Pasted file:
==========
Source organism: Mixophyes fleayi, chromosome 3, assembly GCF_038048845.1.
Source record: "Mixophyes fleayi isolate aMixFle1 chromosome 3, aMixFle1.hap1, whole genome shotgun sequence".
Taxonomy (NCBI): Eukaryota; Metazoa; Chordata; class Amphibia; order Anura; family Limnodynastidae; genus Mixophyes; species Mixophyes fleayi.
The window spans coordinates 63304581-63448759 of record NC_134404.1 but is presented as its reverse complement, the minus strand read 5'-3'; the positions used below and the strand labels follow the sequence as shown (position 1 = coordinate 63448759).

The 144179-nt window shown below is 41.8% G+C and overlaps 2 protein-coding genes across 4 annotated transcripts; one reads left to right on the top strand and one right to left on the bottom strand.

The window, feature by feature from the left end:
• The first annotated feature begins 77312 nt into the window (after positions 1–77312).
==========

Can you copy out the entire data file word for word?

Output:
Source organism: Mixophyes fleayi, chromosome 3, assembly GCF_038048845.1.
Source record: "Mixophyes fleayi isolate aMixFle1 chromosome 3, aMixFle1.hap1, whole genome shotgun sequence".
Taxonomy (NCBI): Eukaryota; Metazoa; Chordata; class Amphibia; order Anura; family Limnodynastidae; genus Mixophyes; species Mixophyes fleayi.
The window spans coordinates 63304581-63448759 of record NC_134404.1 but is presented as its reverse complement, the minus strand read 5'-3'; the positions used below and the strand labels follow the sequence as shown (position 1 = coordinate 63448759).

The 144179-nt window shown below is 41.8% G+C and overlaps 2 protein-coding genes across 4 annotated transcripts; one reads left to right on the top strand and one right to left on the bottom strand.

The window, feature by feature from the left end:
• The first annotated feature begins 77312 nt into the window (after positions 1–77312).